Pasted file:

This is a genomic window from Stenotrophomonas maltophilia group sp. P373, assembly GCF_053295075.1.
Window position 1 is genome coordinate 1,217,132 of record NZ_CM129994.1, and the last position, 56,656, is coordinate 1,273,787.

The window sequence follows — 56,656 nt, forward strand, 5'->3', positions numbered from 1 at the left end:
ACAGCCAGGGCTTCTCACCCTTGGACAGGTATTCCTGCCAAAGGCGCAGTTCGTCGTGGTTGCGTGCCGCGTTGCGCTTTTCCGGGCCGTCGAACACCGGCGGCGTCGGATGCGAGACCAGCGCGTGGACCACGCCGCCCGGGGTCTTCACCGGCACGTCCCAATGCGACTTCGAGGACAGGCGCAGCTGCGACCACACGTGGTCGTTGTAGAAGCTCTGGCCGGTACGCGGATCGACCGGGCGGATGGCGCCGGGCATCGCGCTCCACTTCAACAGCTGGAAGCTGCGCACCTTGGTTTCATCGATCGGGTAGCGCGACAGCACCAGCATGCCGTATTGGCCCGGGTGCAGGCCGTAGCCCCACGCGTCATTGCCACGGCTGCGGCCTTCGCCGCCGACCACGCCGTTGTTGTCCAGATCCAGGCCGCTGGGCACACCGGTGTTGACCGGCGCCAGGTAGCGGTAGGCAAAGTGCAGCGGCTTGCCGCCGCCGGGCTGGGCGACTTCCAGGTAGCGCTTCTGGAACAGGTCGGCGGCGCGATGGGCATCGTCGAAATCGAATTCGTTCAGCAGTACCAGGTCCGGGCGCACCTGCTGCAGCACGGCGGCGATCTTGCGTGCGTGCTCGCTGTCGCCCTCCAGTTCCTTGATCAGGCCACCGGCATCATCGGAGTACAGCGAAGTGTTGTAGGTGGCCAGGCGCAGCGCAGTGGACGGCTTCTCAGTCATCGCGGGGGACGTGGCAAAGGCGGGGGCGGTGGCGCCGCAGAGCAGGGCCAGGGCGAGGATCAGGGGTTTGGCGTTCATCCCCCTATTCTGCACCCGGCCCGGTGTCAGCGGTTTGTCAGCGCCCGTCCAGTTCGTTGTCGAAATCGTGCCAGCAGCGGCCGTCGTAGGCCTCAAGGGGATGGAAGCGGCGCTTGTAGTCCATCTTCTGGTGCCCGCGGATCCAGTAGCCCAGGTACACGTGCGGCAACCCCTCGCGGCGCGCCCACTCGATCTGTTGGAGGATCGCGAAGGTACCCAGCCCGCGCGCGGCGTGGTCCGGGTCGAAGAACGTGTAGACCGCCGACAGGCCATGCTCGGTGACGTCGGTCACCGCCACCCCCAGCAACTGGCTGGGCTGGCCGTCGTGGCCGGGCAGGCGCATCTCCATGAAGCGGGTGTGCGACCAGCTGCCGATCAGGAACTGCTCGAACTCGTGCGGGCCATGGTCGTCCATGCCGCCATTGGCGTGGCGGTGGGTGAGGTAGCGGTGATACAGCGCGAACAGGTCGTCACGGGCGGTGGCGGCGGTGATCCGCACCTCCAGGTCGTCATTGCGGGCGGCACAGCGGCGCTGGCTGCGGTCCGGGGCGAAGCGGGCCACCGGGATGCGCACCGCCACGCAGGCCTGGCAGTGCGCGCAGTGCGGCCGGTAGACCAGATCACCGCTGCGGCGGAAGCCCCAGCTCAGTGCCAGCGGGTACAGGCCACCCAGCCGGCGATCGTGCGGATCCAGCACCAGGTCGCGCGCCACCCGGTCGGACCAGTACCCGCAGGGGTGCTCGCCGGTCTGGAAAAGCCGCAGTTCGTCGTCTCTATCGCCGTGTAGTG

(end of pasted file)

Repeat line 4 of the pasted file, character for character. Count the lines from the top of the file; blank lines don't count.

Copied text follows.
ACAGCCAGGGCTTCTCACCCTTGGACAGGTATTCCTGCCAAAGGCGCAGTTCGTCGTGGTTGCGTGCCGCGTTGCGCTTTTCCGGGCCGTCGAACACCGGCGGCGTCGGATGCGAGACCAGCGCGTGGACCACGCCGCCCGGGGTCTTCACCGGCACGTCCCAATGCGACTTCGAGGACAGGCGCAGCTGCGACCACACGTGGTCGTTGTAGAAGCTCTGGCCGGTACGCGGATCGACCGGGCGGATGGCGCCGGGCATCGCGCTCCACTTCAACAGCTGGAAGCTGCGCACCTTGGTTTCATCGATCGGGTAGCGCGACAGCACCAGCATGCCGTATTGGCCCGGGTGCAGGCCGTAGCCCCACGCGTCATTGCCACGGCTGCGGCCTTCGCCGCCGACCACGCCGTTGTTGTCCAGATCCAGGCCGCTGGGCACACCGGTGTTGACCGGCGCCAGGTAGCGGTAGGCAAAGTGCAGCGGCTTGCCGCCGCCGGGCTGGGCGACTTCCAGGTAGCGCTTCTGGAACAGGTCGGCGGCGCGATGGGCATCGTCGAAATCGAATTCGTTCAGCAGTACCAGGTCCGGGCGCACCTGCTGCAGCACGGCGGCGATCTTGCGTGCGTGCTCGCTGTCGCCCTCCAGTTCCTTGATCAGGCCACCGGCATCATCGGAGTACAGCGAAGTGTTGTAGGTGGCCAGGCGCAGCGCAGTGGACGGCTTCTCAGTCATCGCGGGGGACGTGGCAAAGGCGGGGGCGGTGGCGCCGCAGAGCAGGGCCAGGGCGAGGATCAGGGGTTTGGCGTTCATCCCCCTATTCTGCACCCGGCCCGGTGTCAGCGGTTTGTCAGCGCCCGTCCAGTTCGTTGTCGAAATCGTGCCAGCAGCGGCCGTCGTAGGCCTCAAGGGGATGGAAGCGGCGCTTGTAGTCCATCTTCTGGTGCCCGCGGATCCAGTAGCCCAGGTACACGTGCGGCAACCCCTCGCGGCGCGCCCACTCGATCTGTTGGAGGATCGCGAAGGTACCCAGCCCGCGCGCGGCGTGGTCCGGGTCGAAGAACGTGTAGACCGCCGACAGGCCATGCTCGGTGACGTCGGTCACCGCCACCCCCAGCAACTGGCTGGGCTGGCCGTCGTGGCCGGGCAGGCGCATCTCCATGAAGCGGGTGTGCGACCAGCTGCCGATCAGGAACTGCTCGAACTCGTGCGGGCCATGGTCGTCCATGCCGCCATTGGCGTGGCGGTGGGTGAGGTAGCGGTGATACAGCGCGAACAGGTCGTCACGGGCGGTGGCGGCGGTGATCCGCACCTCCAGGTCGTCATTGCGGGCGGCACAGCGGCGCTGGCTGCGGTCCGGGGCGAAGCGGGCCACCGGGATGCGCACCGCCACGCAGGCCTGGCAGTGCGCGCAGTGCGGCCGGTAGACCAGATCACCGCTGCGGCGGAAGCCCCAGCTCAGTGCCAGCGGGTACAGGCCACCCAGCCGGCGATCGTGCGGATCCAGCACCAGGTCGCGCGCCACCCGGTCGGACCAGTACCCGCAGGGGTGCTCGCCGGTCTGGAAAAGCCGCAGTTCGTCGTCTCTATCGCCGTGTAGTG